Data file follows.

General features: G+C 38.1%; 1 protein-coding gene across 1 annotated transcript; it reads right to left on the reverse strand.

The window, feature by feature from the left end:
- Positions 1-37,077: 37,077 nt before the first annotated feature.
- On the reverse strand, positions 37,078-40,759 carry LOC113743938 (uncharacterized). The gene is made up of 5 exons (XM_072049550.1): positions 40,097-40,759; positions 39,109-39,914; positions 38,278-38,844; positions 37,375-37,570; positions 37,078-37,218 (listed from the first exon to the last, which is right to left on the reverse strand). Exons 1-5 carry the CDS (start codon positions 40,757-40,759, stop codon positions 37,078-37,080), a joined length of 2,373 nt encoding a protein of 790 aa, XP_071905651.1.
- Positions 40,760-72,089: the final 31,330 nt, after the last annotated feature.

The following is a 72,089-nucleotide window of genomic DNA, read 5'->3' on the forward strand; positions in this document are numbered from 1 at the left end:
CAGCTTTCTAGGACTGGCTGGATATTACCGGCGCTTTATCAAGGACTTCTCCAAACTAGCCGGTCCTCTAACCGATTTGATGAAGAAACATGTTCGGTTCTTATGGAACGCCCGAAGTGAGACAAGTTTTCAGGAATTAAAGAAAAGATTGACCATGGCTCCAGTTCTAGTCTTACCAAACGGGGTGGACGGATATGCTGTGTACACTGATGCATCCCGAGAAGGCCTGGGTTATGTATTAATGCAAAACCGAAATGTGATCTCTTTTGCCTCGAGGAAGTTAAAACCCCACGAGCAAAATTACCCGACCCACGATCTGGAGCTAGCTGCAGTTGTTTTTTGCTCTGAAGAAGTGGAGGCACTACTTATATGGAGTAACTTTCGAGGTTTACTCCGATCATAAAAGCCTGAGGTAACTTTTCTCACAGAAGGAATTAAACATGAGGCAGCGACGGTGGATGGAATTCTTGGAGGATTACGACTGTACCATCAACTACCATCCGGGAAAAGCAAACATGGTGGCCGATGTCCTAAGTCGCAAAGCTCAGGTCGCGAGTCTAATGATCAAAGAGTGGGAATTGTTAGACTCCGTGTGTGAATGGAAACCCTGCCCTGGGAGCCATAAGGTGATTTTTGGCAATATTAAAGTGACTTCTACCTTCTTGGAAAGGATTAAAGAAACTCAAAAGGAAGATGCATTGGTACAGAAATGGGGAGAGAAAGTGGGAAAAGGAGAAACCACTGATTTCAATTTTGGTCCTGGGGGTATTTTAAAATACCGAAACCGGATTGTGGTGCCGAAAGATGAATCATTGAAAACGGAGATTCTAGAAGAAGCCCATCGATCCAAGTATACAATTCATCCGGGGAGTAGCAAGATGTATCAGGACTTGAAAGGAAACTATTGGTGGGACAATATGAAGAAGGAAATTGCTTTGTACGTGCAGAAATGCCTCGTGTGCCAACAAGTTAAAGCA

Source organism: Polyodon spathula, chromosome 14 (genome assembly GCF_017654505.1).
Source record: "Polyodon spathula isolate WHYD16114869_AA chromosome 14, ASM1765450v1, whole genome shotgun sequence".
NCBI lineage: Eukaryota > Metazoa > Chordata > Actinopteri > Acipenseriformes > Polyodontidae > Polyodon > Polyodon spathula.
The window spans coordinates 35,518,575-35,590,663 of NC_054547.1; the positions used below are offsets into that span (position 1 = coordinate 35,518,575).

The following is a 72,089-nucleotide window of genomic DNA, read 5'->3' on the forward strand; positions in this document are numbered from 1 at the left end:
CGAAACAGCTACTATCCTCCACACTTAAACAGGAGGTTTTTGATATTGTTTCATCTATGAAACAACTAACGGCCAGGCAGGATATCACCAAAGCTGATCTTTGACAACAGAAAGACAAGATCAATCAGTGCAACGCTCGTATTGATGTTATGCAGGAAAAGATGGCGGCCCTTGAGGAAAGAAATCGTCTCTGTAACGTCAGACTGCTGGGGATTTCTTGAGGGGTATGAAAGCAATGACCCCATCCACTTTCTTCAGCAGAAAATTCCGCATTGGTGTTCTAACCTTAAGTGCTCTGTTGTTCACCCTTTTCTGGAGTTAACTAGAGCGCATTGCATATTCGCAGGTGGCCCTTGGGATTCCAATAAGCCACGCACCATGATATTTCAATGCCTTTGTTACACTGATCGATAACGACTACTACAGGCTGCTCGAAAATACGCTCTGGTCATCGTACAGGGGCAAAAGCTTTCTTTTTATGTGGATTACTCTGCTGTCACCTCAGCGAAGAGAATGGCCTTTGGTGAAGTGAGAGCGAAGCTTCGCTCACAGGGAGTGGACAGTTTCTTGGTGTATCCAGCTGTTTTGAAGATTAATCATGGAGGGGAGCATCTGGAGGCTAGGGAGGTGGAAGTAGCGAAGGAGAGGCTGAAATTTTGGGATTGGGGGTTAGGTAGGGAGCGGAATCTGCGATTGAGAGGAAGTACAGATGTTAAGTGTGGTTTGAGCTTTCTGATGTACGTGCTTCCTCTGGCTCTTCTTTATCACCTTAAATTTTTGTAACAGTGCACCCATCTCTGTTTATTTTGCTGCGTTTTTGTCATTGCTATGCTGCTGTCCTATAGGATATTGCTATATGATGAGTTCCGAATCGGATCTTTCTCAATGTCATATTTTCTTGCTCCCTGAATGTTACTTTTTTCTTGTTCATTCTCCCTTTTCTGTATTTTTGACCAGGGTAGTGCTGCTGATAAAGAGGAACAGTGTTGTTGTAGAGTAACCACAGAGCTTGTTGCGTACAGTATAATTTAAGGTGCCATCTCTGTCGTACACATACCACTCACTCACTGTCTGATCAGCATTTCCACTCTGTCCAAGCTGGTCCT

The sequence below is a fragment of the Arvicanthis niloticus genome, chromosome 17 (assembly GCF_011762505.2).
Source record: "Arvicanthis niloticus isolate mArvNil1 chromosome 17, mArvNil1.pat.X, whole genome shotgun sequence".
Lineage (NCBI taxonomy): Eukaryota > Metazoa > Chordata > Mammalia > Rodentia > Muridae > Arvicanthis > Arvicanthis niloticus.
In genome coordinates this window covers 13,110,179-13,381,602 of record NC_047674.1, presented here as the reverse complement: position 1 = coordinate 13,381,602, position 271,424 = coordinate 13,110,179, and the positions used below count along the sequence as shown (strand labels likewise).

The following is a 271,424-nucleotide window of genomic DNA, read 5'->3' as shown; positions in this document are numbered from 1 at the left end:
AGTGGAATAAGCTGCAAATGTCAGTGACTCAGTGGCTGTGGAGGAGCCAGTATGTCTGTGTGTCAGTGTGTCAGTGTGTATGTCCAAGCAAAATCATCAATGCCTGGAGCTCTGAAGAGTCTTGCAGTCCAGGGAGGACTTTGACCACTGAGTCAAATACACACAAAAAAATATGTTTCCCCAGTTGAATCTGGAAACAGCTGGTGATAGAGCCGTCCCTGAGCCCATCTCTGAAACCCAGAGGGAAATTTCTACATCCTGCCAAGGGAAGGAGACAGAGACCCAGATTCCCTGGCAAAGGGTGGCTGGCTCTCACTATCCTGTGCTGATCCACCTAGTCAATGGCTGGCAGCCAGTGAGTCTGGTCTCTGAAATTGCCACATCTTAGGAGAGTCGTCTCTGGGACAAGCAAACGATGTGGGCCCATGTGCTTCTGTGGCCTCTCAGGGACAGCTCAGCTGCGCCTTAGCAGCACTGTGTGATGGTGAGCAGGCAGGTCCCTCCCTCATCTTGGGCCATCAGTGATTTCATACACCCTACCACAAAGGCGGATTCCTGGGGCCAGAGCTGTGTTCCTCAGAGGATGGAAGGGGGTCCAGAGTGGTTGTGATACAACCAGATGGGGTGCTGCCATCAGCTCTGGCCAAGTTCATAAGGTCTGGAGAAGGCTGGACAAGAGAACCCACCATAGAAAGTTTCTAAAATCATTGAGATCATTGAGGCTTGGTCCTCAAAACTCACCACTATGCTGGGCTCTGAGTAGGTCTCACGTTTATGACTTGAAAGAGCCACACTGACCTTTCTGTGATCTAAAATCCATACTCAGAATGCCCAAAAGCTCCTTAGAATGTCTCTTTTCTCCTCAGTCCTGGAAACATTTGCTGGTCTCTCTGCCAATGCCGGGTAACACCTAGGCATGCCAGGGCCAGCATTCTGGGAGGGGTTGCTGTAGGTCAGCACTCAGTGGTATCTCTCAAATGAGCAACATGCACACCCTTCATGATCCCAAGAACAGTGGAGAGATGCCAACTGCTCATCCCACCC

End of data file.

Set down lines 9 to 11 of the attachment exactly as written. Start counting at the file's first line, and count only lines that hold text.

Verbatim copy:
Source record: "Polyodon spathula isolate WHYD16114869_AA chromosome 14, ASM1765450v1, whole genome shotgun sequence".
NCBI lineage: Eukaryota > Metazoa > Chordata > Actinopteri > Acipenseriformes > Polyodontidae > Polyodon > Polyodon spathula.
The window spans coordinates 35,518,575-35,590,663 of NC_054547.1; the positions used below are offsets into that span (position 1 = coordinate 35,518,575).